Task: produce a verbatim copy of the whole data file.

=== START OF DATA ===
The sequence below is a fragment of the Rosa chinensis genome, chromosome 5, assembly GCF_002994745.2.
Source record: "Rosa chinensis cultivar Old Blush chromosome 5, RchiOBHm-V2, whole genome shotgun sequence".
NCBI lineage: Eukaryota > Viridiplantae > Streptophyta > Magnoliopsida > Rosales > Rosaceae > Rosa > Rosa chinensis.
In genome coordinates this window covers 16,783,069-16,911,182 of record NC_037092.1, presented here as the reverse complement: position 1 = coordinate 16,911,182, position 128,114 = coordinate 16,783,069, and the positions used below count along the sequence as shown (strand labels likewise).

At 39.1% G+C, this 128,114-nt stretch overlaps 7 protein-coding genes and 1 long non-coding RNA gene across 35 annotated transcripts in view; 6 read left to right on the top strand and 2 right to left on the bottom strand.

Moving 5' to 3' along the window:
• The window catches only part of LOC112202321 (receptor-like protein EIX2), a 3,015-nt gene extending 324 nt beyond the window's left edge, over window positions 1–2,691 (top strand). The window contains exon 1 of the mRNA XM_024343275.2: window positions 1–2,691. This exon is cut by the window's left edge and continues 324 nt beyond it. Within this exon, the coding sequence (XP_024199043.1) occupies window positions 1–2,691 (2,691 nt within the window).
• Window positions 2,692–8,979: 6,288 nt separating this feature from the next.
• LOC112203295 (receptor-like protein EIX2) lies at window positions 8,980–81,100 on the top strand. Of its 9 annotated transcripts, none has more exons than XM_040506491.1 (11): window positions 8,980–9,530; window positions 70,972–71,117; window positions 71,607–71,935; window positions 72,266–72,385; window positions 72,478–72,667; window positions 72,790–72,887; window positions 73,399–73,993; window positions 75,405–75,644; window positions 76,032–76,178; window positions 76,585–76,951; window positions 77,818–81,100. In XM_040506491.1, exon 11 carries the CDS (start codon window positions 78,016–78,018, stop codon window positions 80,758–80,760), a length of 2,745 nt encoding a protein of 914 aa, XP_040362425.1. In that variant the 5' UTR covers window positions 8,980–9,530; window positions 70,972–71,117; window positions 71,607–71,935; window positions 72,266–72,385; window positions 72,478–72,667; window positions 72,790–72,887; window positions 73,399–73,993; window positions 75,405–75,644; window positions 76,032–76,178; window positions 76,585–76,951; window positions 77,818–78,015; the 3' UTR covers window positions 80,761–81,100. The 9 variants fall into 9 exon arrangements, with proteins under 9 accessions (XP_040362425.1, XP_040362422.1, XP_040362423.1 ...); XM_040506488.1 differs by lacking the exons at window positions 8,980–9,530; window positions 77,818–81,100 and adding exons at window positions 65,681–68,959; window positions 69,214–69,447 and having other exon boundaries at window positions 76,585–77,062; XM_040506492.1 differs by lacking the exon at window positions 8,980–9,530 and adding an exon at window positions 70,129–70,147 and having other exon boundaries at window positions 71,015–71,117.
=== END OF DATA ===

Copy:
The sequence below is a fragment of the Rosa chinensis genome, chromosome 5, assembly GCF_002994745.2.
Source record: "Rosa chinensis cultivar Old Blush chromosome 5, RchiOBHm-V2, whole genome shotgun sequence".
NCBI lineage: Eukaryota > Viridiplantae > Streptophyta > Magnoliopsida > Rosales > Rosaceae > Rosa > Rosa chinensis.
In genome coordinates this window covers 16,783,069-16,911,182 of record NC_037092.1, presented here as the reverse complement: position 1 = coordinate 16,911,182, position 128,114 = coordinate 16,783,069, and the positions used below count along the sequence as shown (strand labels likewise).

At 39.1% G+C, this 128,114-nt stretch overlaps 7 protein-coding genes and 1 long non-coding RNA gene across 35 annotated transcripts in view; 6 read left to right on the top strand and 2 right to left on the bottom strand.

Moving 5' to 3' along the window:
• The window catches only part of LOC112202321 (receptor-like protein EIX2), a 3,015-nt gene extending 324 nt beyond the window's left edge, over window positions 1–2,691 (top strand). The window contains exon 1 of the mRNA XM_024343275.2: window positions 1–2,691. This exon is cut by the window's left edge and continues 324 nt beyond it. Within this exon, the coding sequence (XP_024199043.1) occupies window positions 1–2,691 (2,691 nt within the window).
• Window positions 2,692–8,979: 6,288 nt separating this feature from the next.
• LOC112203295 (receptor-like protein EIX2) lies at window positions 8,980–81,100 on the top strand. Of its 9 annotated transcripts, none has more exons than XM_040506491.1 (11): window positions 8,980–9,530; window positions 70,972–71,117; window positions 71,607–71,935; window positions 72,266–72,385; window positions 72,478–72,667; window positions 72,790–72,887; window positions 73,399–73,993; window positions 75,405–75,644; window positions 76,032–76,178; window positions 76,585–76,951; window positions 77,818–81,100. In XM_040506491.1, exon 11 carries the CDS (start codon window positions 78,016–78,018, stop codon window positions 80,758–80,760), a length of 2,745 nt encoding a protein of 914 aa, XP_040362425.1. In that variant the 5' UTR covers window positions 8,980–9,530; window positions 70,972–71,117; window positions 71,607–71,935; window positions 72,266–72,385; window positions 72,478–72,667; window positions 72,790–72,887; window positions 73,399–73,993; window positions 75,405–75,644; window positions 76,032–76,178; window positions 76,585–76,951; window positions 77,818–78,015; the 3' UTR covers window positions 80,761–81,100. The 9 variants fall into 9 exon arrangements, with proteins under 9 accessions (XP_040362425.1, XP_040362422.1, XP_040362423.1 ...); XM_040506488.1 differs by lacking the exons at window positions 8,980–9,530; window positions 77,818–81,100 and adding exons at window positions 65,681–68,959; window positions 69,214–69,447 and having other exon boundaries at window positions 76,585–77,062; XM_040506492.1 differs by lacking the exon at window positions 8,980–9,530 and adding an exon at window positions 70,129–70,147 and having other exon boundaries at window positions 71,015–71,117.